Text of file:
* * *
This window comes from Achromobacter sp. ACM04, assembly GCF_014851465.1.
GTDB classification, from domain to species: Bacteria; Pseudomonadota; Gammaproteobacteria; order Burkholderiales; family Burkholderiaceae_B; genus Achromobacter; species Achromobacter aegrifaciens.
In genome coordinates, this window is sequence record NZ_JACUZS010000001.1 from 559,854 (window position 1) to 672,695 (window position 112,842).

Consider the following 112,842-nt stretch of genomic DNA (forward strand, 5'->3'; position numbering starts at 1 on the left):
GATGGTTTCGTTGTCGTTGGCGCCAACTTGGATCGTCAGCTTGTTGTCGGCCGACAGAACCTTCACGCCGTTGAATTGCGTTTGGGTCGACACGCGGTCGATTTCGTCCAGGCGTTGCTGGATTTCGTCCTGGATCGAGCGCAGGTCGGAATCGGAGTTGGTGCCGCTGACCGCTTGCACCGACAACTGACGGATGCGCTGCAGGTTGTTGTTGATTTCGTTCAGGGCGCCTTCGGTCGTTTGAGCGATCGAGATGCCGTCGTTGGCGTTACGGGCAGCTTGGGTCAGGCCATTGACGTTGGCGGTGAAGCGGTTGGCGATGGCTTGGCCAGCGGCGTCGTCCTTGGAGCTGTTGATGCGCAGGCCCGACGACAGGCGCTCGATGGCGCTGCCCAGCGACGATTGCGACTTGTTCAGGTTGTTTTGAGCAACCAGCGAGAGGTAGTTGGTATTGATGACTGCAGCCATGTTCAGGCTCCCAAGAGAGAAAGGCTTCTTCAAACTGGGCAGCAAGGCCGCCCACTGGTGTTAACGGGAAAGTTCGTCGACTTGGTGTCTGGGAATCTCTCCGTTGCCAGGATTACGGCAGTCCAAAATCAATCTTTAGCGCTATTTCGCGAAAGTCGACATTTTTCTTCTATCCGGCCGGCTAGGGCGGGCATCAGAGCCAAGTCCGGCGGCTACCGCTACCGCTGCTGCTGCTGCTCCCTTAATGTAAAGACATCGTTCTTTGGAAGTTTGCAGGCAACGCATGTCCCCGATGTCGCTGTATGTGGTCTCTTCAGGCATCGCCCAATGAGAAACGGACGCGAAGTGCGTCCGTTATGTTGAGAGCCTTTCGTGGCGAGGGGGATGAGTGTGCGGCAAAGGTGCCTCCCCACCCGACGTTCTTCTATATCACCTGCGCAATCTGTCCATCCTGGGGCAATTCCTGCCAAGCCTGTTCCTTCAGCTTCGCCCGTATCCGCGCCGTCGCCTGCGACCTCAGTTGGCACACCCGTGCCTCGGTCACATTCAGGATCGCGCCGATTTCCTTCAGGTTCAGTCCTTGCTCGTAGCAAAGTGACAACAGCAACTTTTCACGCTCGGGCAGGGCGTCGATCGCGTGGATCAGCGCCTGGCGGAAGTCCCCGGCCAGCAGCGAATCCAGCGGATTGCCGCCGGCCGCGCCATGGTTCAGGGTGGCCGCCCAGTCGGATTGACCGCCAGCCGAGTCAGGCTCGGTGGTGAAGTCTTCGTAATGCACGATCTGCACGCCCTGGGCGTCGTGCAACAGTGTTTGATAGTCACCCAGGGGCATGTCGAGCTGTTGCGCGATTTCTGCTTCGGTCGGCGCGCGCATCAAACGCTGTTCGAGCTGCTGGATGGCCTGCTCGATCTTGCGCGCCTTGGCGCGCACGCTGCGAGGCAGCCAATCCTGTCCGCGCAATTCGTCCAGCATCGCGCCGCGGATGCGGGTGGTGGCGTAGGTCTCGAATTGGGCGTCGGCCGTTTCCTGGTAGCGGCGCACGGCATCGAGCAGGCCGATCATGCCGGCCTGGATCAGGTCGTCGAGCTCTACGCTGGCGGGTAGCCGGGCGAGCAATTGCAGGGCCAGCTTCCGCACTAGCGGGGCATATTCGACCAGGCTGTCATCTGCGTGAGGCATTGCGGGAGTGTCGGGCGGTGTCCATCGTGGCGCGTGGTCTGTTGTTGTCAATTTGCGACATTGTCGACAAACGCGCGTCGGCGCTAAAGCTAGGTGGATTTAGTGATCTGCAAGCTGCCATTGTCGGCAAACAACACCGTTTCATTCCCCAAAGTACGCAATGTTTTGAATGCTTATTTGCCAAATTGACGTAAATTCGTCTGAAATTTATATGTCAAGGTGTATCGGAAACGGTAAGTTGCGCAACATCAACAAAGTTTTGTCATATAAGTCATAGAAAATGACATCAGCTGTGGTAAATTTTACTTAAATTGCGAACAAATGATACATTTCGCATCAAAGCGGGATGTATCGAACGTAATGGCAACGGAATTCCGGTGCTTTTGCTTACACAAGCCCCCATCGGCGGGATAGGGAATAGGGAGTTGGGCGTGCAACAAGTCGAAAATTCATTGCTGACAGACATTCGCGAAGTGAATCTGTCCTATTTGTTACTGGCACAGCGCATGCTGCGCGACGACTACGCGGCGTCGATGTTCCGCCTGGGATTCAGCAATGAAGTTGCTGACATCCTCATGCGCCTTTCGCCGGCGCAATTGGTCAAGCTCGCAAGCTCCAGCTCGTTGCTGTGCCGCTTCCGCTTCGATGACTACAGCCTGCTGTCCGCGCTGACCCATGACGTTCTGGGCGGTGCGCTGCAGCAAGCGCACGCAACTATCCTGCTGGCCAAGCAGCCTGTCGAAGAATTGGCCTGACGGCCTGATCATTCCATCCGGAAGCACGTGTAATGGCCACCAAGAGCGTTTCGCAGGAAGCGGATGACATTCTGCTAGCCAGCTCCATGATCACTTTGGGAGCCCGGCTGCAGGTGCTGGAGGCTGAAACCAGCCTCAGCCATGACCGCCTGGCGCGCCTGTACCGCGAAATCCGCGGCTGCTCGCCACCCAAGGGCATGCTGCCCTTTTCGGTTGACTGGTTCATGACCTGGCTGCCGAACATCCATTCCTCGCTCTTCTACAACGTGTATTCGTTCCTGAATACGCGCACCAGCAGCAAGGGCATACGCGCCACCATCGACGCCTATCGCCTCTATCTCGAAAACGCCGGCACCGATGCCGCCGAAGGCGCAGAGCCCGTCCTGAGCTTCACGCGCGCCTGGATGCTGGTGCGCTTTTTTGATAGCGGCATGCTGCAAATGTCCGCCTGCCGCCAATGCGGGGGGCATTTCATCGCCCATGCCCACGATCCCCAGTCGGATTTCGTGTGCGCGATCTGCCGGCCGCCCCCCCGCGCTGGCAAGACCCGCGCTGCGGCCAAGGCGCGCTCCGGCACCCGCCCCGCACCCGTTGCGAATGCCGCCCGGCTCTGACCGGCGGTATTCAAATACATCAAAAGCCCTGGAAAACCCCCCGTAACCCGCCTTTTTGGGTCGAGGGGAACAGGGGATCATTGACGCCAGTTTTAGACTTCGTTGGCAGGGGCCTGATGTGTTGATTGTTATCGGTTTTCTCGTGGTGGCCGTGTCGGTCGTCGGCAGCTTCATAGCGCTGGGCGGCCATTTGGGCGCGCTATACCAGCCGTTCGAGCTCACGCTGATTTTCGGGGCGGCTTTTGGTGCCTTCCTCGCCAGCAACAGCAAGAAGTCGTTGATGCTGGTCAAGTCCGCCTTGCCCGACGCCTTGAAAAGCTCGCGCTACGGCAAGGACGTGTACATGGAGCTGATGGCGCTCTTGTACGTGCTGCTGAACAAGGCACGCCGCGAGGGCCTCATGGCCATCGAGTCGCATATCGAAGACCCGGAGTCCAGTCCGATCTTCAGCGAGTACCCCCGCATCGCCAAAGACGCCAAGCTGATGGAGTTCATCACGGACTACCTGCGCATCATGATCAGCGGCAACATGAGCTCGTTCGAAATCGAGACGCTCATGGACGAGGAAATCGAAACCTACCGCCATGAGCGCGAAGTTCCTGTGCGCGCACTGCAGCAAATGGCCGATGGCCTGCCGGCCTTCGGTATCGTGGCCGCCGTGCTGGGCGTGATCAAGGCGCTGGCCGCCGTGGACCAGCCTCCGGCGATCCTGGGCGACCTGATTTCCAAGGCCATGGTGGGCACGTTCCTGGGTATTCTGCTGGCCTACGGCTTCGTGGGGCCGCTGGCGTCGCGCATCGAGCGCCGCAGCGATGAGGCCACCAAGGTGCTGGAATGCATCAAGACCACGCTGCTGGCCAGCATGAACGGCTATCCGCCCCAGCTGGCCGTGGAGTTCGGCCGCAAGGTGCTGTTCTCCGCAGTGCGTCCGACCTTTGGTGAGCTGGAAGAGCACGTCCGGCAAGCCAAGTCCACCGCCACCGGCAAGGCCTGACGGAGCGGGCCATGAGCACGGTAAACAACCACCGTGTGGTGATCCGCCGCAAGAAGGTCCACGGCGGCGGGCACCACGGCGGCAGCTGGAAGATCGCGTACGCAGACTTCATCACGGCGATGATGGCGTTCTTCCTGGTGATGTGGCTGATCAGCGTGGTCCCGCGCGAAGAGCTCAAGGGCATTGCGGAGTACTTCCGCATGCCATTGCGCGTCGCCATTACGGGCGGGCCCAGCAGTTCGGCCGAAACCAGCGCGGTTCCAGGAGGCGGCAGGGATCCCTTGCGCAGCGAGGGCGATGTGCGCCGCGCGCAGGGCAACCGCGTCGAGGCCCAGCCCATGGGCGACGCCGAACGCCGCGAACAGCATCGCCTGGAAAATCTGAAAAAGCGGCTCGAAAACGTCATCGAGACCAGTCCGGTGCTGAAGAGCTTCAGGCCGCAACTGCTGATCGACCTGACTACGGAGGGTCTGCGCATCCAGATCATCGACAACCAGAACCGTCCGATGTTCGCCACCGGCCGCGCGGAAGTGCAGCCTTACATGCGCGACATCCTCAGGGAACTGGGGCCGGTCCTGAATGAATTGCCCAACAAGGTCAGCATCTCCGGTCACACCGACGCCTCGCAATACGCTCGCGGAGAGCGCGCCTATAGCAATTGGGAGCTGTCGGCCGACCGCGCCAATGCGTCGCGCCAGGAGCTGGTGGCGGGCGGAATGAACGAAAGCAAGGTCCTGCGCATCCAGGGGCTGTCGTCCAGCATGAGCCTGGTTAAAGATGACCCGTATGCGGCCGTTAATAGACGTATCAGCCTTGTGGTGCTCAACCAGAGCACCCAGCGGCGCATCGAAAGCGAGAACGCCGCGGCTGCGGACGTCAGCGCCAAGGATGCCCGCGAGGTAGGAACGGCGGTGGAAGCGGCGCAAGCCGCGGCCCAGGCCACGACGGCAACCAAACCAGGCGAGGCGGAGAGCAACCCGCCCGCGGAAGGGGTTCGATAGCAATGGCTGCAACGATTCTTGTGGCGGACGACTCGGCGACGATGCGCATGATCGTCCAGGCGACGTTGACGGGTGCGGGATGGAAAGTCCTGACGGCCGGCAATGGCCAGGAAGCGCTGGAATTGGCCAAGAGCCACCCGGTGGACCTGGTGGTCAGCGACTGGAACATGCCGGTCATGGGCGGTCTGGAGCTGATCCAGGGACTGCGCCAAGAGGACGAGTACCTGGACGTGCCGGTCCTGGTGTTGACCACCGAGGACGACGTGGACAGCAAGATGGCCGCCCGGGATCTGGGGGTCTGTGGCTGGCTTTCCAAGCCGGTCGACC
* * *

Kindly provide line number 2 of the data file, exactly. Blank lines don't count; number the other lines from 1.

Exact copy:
GTDB classification, from domain to species: Bacteria; Pseudomonadota; Gammaproteobacteria; order Burkholderiales; family Burkholderiaceae_B; genus Achromobacter; species Achromobacter aegrifaciens.